This article is a part of the The FTC's New Normal symposium.
The draft merger guidelines that were released July 19 by the Federal Trade Commission (FTC) and U.S. Justice Department (DOJ) indicate a shift by the agencies toward an overreliance on structural market factors to trigger merger scrutiny.
For example, Draft Guideline 1—titled “Mergers Should Not Significantly Increase Concentration in Highly Concentrated Markets”—would lower the bar for what constitutes a “highly concentrated” market on the Herfindahl-Hirschman Index (HHI). Evaluating mergers through this structural lens assumes both that concentration is present or escalating in the economy at large and that concentration always and only leads to harmful anticompetitive effects. Most detrimentally, it likely precludes the more nuanced assessment of a given merger’s impact on competition that the FTC had used over the preceding four decades. This shift will increase Type I errors in antitrust enforcement and rob or delay the benefits of competition-enhancing mergers to consumers.
The roots of the problem with today’s draft guidelines can be traced to a 1948 FTC study that erroneously found increased concentration and accelerated rates of concentration in U.S. industry. While the study was later discredited and the conclusions renounced by its authors, it nevertheless contributed to Congress’ 1950 amendments to the Clayton Act that increased regulatory powers over mergers. Passage of the Celler-Kefauver Act was no doubt fueled by the populist impulses of the time, but it was also informed by economic misinformation in the flawed FTC study.
It was a February 1950 article by John Lintner and Keith Butters that exposed the methodological flaws in the FTC’s 1948 report and disproved its conclusions. Lintner and Butters found that, contrary to what the FTC study claimed, mergers were much more important to smaller firms than to larger ones; that they actually reduced concentration by reducing market shares among the biggest companies; that merger activity among the biggest firms was minor; and that large firms’ internal growth dwarfed the effects of mergers. The economists who wrote the FTC study would go on to admit their mistakes in a footnote that noted:
If the Commission had made any general statement on this point, it would probably have concluded, based on its data, that the recent mergers have not substantially increased concentration in manufacturing as a whole.
But the damage of that initial error, coupled with populist political sentiment of the day, set the course for decades of flawed enforcement. Similar faulty reasoning seems poised to reemerge at the FTC with the proposed increased reliance on structural evaluation. Yet the same questions persist today about the amount of market concentration and the inevitability of anticompetitive consequences.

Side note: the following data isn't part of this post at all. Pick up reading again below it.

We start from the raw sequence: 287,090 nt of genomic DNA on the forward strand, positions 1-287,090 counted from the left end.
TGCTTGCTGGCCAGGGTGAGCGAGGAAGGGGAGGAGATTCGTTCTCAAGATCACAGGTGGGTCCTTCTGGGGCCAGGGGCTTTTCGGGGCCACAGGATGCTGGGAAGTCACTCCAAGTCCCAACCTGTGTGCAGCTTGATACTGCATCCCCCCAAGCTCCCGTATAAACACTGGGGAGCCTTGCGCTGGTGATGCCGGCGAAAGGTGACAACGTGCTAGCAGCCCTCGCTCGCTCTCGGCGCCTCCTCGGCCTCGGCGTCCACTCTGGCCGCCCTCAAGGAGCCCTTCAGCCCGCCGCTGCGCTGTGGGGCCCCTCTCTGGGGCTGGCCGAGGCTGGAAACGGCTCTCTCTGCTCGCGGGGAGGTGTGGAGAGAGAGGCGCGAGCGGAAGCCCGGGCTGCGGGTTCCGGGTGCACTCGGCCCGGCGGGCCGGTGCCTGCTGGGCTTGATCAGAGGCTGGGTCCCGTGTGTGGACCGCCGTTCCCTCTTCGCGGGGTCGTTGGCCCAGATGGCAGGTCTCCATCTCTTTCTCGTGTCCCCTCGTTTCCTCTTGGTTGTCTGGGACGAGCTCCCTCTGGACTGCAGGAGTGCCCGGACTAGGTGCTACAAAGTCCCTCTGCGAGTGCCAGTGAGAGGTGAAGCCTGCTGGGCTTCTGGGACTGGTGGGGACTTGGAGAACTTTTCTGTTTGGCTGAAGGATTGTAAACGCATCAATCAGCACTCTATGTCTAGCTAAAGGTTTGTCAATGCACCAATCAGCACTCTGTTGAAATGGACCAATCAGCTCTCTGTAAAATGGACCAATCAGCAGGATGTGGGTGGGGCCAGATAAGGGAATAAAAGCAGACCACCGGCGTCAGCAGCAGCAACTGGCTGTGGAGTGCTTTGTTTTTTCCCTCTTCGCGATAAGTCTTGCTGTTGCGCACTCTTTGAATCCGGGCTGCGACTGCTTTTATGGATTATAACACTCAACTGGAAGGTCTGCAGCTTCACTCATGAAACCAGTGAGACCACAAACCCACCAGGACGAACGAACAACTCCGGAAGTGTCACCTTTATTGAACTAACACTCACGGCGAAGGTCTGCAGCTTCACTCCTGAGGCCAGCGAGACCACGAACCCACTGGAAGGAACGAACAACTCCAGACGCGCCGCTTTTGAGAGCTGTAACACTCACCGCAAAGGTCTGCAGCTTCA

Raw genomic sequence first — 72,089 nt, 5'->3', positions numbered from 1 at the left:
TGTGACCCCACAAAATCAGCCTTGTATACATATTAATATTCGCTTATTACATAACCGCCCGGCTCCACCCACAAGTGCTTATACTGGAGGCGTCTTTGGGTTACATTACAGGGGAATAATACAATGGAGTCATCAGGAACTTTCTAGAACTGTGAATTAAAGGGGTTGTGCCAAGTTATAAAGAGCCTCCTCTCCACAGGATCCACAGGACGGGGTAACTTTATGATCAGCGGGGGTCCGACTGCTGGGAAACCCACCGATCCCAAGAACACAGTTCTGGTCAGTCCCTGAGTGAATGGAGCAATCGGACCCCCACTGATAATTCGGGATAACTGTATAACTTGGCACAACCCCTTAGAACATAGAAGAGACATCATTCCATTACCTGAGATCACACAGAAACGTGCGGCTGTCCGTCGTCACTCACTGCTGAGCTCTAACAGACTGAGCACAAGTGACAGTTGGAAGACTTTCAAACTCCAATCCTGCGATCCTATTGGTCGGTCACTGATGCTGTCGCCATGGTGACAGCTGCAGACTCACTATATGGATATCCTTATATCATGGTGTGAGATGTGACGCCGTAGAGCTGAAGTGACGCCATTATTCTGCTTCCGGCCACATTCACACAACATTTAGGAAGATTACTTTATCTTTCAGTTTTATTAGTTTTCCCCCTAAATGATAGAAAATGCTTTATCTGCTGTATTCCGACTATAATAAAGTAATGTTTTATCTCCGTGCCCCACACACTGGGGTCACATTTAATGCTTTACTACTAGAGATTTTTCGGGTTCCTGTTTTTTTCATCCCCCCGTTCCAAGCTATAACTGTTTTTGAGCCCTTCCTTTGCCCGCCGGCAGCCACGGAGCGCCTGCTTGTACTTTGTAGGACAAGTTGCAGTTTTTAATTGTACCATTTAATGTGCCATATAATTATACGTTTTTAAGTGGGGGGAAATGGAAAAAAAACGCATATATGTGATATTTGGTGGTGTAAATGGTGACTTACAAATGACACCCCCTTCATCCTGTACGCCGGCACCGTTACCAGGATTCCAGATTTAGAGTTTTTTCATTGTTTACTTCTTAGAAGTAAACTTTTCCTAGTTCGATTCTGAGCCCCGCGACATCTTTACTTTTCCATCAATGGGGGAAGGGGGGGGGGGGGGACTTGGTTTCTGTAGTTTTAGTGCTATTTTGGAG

A 2022 report from the U.S. Chamber of Commerce makes the case that both economy-wide concentration and concentration in manufacturing specifically have been decreasing since 2007. But beyond the question of whether or not concentration is taking place is the more germane question of concentration’s effects on competition and consumers. That Chamber study goes on to find that:
Rising industrial concentration is often a sign of increasing market competition and associated with positive outcomes such as output growth, job creation, and higher employee compensation.
Similarly, a recent report from this symposium’s host—the International Center for Law and Economics (ICLE)—notes the perils of focusing solely on national concentration trends over local trends, where competition actually takes place:
…although it appears that national-level firm concentration is growing, this effect is driving increased competition and decreased concentration at the local level, which is typically what matters for consumers. The rise in national concentration is predominantly a function of more efficient firms competing in more— and more localized—markets. Rising national concentration, where it is observed, is a result of increased productivity and competition that weed out less-efficient producers. Similar results hold for labor-market effects.
Measures of concentration in a properly defined relevant market can be instructive, but they are no substitute for evaluating a merger’s actual effects on consumers. All the way back to the “O.G.” of U.S. antitrust law, Standard Oil Co. of New Jersey v. United States in 1911, the defendant was increasing output and lowering prices for consumers, making its market share a somewhat unimportant matter. The impetus for passing the Robinson-Patman Act decades later was a revolution in chain grocery-store retailing that delivered lower prices and greater variety to consumers.
A fundamental misunderstanding of concentration’s relationship with anti-competitive outcomes became legal precedent with Brown Shoe Co. Inc. v. United States, United States v. Philadelphia National Bank and others. The eventual result was Justice Potter Stewart’s famous 1966 dissenting quip that the sole consistency he could find in antitrust litigation “is that the Government always wins.”
Much of this economic error was eliminated with the consumer welfare standard and the use of more sophisticated economic analysis that began to guide the agencies and the courts in the late 1970s and early 1980s. Unfortunately, it is those very advances that the new draft merger guidelines threaten to undo.
Returning to clunky thresholds of market share, deemphasizing careful market definition, and ignoring possible benefits of mergers may preclude a more enlightened evaluation of aggregate competitive effects. Statutory language does not demand that we repeat the mistakes of the past and we shouldn’t.